Even though the Kowa has a large 88mm objective I was struck by the compactness of this scope. With a length of a little over thirteen inches without eyepiece it is compact indeed. Weight (without eyepiece) is a trim 53.6 ounces due to the use of Magnesium alloy for the scope body. With the 20-60X eyepiece installed, length is 16 3/8 inches, and weight is 65.1 ounces. Compare this to my monster-sized Pentax PF100-ED which is 23 ¾ inches long and weighs 111.1 ounces (6.94 pounds!) with eyepiece. The Kowa is 7 3/8″ shorter overall, and the Kowa is an amazing three and a half pounds (56 ounces) lighter in weight! The smaller size and weight of the Kowa allows you to use a much lighter and more compact tripod for this scope if you so desire. (Note: You might think the Pentax’s weight might actually stabilize the unit. However, the problem is that much of the weight of the Pentax is way out front, where it is cantilevered far forward of the mounting bracket. We’ve found that just a light touch on the front end of the Pentax will cause it to shake and wobble. Because so much weight is cantilevered way out front, the Pentax can wobble easily even on a massive tripod.)

kowa Prominar 883 884 scope

The most impressive quality of the Kowa 883/884 is its bright, ultra-sharp image. This super-sharp, distortion-free image comes from superior glass. The objective lens of the TSN 884 incorporates Pure Fluorite Crystal (PFC). Kowa claims 99% or higher light transmission and after looking through the scope I have no reason to doubt that claim. One focuses the Kowa via a system of two focus controls along one axis. The larger-diameter knob provides course adjustment to rapidly bring the subject into focus. The smaller-diameter control fine-tunes the focus for the sharpest image. This system works well in practice and one adapts quickly to the dual controls.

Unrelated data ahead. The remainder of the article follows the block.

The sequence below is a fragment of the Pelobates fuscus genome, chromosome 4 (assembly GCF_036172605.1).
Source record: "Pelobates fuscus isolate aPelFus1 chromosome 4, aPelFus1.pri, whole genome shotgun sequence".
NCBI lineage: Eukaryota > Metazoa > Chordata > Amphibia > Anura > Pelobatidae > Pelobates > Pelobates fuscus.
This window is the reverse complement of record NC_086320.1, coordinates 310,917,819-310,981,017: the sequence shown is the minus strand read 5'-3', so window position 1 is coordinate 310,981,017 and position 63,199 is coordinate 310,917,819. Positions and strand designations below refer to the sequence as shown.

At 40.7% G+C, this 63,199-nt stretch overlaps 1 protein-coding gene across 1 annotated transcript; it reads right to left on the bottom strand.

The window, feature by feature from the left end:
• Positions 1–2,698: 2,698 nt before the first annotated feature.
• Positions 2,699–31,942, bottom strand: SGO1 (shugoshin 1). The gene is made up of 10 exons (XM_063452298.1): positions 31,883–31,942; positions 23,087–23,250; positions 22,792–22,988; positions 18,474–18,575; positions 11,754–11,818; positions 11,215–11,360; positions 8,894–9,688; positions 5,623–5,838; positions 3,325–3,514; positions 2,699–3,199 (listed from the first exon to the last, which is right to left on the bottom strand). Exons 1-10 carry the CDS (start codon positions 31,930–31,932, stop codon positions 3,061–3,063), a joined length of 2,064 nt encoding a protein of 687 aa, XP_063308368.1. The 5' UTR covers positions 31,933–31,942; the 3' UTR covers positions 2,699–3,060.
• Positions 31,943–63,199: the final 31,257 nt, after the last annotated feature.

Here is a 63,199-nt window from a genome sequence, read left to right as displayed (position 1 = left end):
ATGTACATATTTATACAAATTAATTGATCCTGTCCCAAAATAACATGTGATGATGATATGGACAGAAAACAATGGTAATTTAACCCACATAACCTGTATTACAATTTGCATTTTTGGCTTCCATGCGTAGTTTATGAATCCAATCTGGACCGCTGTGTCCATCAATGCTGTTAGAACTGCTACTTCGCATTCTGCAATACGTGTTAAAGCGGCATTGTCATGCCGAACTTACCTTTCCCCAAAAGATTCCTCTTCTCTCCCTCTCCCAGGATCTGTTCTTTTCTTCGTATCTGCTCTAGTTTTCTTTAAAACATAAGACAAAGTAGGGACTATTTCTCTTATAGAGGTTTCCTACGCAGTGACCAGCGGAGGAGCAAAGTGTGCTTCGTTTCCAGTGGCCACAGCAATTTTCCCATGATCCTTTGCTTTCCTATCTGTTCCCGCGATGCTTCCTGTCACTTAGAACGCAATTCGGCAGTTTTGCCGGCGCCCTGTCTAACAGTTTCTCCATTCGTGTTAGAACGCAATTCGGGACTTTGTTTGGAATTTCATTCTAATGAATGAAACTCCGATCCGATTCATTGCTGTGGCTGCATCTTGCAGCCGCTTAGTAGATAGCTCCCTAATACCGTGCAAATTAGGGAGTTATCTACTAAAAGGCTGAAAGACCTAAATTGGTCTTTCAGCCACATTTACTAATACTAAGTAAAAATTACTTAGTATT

Like most high-end spotting scopes, the Kowa 883/884 is designed to function in all weather conditions. The nitrogen-purged body is fully sealed, and Kowa claims the “housing” is waterproof — but no you don’t want to dunk your scope in a river. Note: Even though this scope is robustly constructed, I must point out that the Kowa does not have any rubber armor coating. This does keep the weight down, but if you are tough on scopes, you may prefer a different design, such as the new Zeiss Diascope which boasts full rubber armor over the entire scope body. Kowa does offer a padded cover for an additional $125.00 which would help protect the scope. Given the high cost of the TSN 883/884, the padded cover is probably a smart investment.

Kowa TSN-884 Field Test Results
Initially I set up the Kowa and my Pentax PF100-ED on separate tripods side by side on my front deck. I was immediately impressed with the optical clarity of the Kowa, especially at the lower powers. I aimed both scopes at my neighbor’s log house, perhaps 150 yards away, focusing on a particular log end cut. With both scopes set at 60-power I could easily count the growth rings on the log with both scopes. However, the Kowa, without question, was clearer. How much clearer? I can best describe it this way. Imagine looking through a car window with the window up. Now imagine rolling the window down and looking again. With the Kowa, it was like having the window rolled down — contrast was a bit better, colors were a bit more vibrant, things seemed slightly sharper — as if a thin haze had been removed.

Using the Kowa TSN-884 at the Range